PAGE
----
Health

Lose Your Dog or Cat to Save the Globe, Environmentalists Urge

Our furry friends' carbon 'pawprint' is apparently too much for the planet to bear, according to a new study

Image Credit: Getty Images

A study just out on Monday from the University of Sydney in Australia puts forward yet another new theory about global warming that strikes a little too close to home: Your canine or feline best friend — your family pet — is probably destroying the environment.

The study, which appears in the online journal Public Library of Science (PLOS), claims our domesticated animals are adversely affecting the climate — particularly in the U.S., where there are 163 million companion animals, the highest number of any country in the world, noted The Daily Wire.

“As pet ownership increases in some developing countries, especially China, and trends continue in pet food toward higher content and quality of meat, globally, pet ownership will compound the environmental impacts of human dietary choices,” said the study’s abstract.

“Reducing the rate of dog and cat ownership, perhaps in favor of other pets that offer similar health and emotional benefits, would considerably reduce these impacts,” it continues. “Simultaneous industry-wide efforts to reduce overfeeding, reduce waste, and find alternative sources of protein will also reduce these impacts.”

The tangible emotional and health benefits apparently don’t stack up against Spot’s or Whiskers’ carbon pawprint, according to this group, even though a whopping 98 percent of pet owners consider their animal to be a member of the family, according to the Anxiety and Depression Association of America (ADAA).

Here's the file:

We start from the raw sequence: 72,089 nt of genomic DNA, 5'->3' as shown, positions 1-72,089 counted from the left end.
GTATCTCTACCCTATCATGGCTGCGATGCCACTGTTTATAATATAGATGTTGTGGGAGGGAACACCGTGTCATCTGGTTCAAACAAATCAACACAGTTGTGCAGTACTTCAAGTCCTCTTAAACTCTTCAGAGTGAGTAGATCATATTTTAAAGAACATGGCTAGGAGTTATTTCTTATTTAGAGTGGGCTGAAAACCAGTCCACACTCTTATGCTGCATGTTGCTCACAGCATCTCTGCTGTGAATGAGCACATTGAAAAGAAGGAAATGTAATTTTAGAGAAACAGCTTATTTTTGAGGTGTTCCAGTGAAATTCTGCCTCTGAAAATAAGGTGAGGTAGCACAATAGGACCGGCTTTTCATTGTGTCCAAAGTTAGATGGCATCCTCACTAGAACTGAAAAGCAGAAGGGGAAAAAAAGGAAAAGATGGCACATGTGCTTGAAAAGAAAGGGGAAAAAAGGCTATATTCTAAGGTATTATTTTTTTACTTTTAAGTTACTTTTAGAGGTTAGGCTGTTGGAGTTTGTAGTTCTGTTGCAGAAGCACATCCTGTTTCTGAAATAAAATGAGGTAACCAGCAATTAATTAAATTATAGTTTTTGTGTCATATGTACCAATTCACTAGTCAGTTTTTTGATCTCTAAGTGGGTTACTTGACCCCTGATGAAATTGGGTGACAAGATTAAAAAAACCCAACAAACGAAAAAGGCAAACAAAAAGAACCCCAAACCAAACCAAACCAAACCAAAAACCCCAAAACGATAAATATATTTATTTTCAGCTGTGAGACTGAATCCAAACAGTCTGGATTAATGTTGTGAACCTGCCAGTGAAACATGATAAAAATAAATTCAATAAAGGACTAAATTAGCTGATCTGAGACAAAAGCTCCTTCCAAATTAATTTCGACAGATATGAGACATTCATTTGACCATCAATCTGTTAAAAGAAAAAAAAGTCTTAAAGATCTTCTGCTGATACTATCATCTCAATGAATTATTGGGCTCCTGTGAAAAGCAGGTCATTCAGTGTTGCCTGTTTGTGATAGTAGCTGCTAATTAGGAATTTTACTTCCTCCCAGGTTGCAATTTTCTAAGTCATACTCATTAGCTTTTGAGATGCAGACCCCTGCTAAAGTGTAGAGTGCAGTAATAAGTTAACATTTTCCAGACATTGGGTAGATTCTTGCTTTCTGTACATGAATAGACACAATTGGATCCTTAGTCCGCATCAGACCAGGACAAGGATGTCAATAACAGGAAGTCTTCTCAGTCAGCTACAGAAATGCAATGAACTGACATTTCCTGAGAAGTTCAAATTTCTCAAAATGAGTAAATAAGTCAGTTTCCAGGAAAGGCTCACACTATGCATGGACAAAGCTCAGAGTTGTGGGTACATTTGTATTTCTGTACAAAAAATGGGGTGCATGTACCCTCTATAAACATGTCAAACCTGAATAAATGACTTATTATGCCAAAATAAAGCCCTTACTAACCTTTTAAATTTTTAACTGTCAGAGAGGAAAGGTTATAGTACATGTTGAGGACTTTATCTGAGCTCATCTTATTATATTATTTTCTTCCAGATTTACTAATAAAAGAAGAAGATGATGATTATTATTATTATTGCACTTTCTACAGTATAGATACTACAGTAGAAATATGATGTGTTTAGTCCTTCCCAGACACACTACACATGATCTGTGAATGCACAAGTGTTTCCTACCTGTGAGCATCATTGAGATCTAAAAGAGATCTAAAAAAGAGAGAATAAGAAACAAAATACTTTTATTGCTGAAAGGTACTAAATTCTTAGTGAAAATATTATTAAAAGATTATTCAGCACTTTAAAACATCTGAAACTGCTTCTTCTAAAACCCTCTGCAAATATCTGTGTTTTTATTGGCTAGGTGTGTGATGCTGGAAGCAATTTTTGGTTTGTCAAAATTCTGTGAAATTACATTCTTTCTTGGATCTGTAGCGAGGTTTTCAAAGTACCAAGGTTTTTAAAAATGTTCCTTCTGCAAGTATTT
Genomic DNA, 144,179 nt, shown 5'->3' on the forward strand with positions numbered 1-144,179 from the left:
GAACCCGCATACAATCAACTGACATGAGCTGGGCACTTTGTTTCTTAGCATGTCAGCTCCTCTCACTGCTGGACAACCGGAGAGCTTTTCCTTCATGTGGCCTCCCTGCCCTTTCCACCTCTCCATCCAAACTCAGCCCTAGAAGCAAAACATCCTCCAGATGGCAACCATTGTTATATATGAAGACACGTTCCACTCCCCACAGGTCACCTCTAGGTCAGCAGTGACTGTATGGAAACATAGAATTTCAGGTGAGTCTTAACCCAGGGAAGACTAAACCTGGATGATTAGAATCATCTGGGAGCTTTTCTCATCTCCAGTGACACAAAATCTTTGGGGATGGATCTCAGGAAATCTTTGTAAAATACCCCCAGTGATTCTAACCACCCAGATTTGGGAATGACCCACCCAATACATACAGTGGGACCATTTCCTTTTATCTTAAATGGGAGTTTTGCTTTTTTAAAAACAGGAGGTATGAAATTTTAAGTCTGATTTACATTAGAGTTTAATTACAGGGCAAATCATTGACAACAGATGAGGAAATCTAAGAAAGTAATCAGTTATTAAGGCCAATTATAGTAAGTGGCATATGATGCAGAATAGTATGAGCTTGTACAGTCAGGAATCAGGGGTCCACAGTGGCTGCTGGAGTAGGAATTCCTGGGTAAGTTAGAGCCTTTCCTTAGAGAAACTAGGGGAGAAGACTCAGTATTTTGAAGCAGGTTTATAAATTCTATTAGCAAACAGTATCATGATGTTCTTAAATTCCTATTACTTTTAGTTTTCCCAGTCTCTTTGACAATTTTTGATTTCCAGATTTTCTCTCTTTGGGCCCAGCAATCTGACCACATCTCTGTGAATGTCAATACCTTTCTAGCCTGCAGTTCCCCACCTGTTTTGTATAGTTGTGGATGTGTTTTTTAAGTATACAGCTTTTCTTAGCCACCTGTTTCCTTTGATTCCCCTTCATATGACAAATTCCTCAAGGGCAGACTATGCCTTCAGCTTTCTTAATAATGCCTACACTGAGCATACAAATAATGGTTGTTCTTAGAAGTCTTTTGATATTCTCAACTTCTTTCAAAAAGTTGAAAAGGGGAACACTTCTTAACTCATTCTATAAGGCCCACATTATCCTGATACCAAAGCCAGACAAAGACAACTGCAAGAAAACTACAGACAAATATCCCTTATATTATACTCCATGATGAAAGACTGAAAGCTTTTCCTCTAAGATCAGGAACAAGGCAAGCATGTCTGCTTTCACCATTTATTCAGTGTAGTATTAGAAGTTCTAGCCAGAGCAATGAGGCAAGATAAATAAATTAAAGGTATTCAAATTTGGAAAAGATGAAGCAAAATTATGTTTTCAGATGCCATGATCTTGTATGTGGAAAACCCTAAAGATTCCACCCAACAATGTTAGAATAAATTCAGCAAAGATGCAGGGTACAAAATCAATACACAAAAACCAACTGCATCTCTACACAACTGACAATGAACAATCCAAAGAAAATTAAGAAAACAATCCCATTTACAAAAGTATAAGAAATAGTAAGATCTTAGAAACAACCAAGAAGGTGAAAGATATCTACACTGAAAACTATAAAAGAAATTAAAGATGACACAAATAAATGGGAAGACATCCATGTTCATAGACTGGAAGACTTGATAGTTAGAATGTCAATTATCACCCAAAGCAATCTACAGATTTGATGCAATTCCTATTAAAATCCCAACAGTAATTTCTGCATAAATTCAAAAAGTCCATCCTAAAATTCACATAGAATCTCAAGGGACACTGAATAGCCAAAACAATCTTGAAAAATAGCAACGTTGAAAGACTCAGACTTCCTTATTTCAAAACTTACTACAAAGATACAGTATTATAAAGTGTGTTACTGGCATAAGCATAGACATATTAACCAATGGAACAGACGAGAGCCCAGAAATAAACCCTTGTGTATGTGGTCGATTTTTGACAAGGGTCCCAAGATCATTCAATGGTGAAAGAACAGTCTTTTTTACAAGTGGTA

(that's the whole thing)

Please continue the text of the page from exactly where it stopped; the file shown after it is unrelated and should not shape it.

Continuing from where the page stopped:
Additionally, a survey of pet owners found 74 percent of them reported mental health improvements from their pet ownership, while 75 percent reported a friend’s or family member’s mental health has improved from owning an animal, said the ADAA.

Related: We’d Rather Be with Our Dogs Than with Other People

Yet environmentalists pooh-pooh the health benefits in their zeal to save the planet.

“In the U.S., there are more than 163 million dogs and cats that consume, as a significant portion of their diet, animal products and therefore potentially constitute a considerable dietary footprint,” the study’s abstract insists. “Here, the energy and animal-derived product consumption of these pets in the U.S. is evaluated for the first time, as are the environmental impacts from the animal products fed to them, including feces production.”

The problem isn’t exclusive to the United States, though. The popularity of companion animals has grown around the world.

“Americans are the largest pet owners in the world, but the tradition of pet ownership in the U.S. has considerable costs,” says the abstract. “As pet ownership increases in some developing countries, especially China, and trends continue in pet food toward higher content and quality of meat, globally, pet ownership will compound the environmental impacts of human dietary choices.”

For the planet’s good, we must give up our furry friends, the study concludes: “Reducing the rate of dog and cat ownership, perhaps in favor of other pets that offer similar health and emotional benefits would considerably reduce these impacts.” (It doesn’t give recommendations of which other species have less impact.)

Alternatively, the researchers recommend having your pets go vegetarian — yes, you read that right — “something that’s not recommended by veterinarians or animal health and welfare experts, who concede that having some type of meat-based protein is best for your four-legged friends,” as The Daily Wire noted, particularly those with carnivorous forebears.

The study also, predictably, seeks to encourage Americans to eat less meat; livestock farming is a “significant” contributor to global climate change, it asserts.

For a look at how pets make us healthier, see the video below:

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